Seriously, that’s ALL she had to do. Just summon up some upper-body strength and wrench herself out of his grip. She’s an angel, it’s not like she’s going to die if she lands on the asphalt. I remember angels being able to heal themselves and others in the previous book, so basically, Bethany has doomed her own self. By being stupid enough to agree to the séance, for believing that random stranger on a motorbike was going to take her to Xavier, and for not taking control of her situation and ROLLING OFF THE BIKE.

 

So yeah, a portal to Hell opens up, and Bethany STILL makes no attempt to escape. After traversing through the murky nightclubs in the third circle of Hell (playing tunes by LMFAO, I kid you not), Jake checks Bethany into the penthouse suite of a swanky hotel, with her very own maid.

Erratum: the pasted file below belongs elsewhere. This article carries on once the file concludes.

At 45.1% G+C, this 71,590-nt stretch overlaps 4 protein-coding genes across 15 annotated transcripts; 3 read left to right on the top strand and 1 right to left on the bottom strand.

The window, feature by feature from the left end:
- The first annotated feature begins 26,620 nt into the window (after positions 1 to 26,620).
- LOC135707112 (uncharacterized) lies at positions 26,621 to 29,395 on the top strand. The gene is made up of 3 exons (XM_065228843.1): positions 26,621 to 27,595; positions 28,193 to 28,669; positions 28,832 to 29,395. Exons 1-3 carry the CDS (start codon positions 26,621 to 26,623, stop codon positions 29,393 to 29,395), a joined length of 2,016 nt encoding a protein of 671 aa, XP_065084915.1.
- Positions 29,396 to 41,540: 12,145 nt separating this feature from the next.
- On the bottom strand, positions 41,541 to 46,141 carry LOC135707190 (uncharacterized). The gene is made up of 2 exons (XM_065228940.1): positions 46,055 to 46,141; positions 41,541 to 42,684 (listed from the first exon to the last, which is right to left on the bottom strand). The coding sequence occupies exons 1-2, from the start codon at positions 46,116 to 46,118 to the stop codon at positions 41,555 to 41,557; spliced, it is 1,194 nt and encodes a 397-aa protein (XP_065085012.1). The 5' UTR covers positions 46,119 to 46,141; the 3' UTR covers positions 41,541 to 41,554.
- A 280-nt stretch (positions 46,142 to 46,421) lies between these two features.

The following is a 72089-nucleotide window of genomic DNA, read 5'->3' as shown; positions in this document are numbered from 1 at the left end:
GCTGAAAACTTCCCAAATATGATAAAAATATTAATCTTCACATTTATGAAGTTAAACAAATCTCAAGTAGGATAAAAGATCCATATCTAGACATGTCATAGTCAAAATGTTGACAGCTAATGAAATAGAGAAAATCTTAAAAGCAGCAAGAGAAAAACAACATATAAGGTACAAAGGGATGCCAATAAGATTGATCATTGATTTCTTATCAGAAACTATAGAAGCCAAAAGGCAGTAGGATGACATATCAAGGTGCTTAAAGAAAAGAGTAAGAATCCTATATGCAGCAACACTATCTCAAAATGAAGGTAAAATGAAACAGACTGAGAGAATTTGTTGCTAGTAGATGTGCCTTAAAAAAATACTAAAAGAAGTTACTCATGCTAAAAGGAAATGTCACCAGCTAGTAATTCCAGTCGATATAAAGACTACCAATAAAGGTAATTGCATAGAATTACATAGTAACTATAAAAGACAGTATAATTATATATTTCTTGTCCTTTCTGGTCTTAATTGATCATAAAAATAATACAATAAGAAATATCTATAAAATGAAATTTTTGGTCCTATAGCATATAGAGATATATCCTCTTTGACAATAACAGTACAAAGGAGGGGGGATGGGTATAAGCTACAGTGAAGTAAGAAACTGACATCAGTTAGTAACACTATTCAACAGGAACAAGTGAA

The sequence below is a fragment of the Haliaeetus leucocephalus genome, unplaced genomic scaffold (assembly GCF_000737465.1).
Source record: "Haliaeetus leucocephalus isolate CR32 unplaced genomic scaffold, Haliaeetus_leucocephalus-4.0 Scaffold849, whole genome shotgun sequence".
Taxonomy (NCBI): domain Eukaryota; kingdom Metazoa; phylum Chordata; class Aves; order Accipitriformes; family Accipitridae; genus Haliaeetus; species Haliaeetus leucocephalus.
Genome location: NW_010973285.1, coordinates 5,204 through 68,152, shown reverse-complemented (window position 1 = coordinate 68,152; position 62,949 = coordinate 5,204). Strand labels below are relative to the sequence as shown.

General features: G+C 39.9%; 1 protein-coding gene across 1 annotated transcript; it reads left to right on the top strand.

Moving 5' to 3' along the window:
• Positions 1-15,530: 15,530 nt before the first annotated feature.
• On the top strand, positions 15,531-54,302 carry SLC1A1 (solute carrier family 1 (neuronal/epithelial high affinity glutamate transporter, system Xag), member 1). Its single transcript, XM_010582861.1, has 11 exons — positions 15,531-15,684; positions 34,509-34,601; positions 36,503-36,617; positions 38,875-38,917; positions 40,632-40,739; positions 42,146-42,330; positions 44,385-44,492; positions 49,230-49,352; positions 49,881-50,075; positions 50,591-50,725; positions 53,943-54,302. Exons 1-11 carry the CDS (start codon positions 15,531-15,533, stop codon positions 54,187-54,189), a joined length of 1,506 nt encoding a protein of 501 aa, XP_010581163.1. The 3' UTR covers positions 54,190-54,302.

While in the hotel with Bethany, Jake continues to try to get into Bethany’s pure white cotton panties, trying to be dastardly but failing. He reveals he’s obsessed with Bethany, and wants her to be the Queen of the Underworld with him.

 

Jake darts about doing all these devilish things we aren’t really privy to, but of course we’ve got to learn about Hanna. She’s a young German girl damned to hell after being drafted into the Hitler Youth and working at a concentration camp, selling her life to Jake in exchange for her Jewish friend, who was in no fit state for hard labour, and who ended up dying anyway. Yeah, um, let’s just say that it isn’t written as some kind of heartbreaking revelation. It’s just a cheap ‘hey something very sad happened to me’, whilst Bethany whimpers about how sad it is.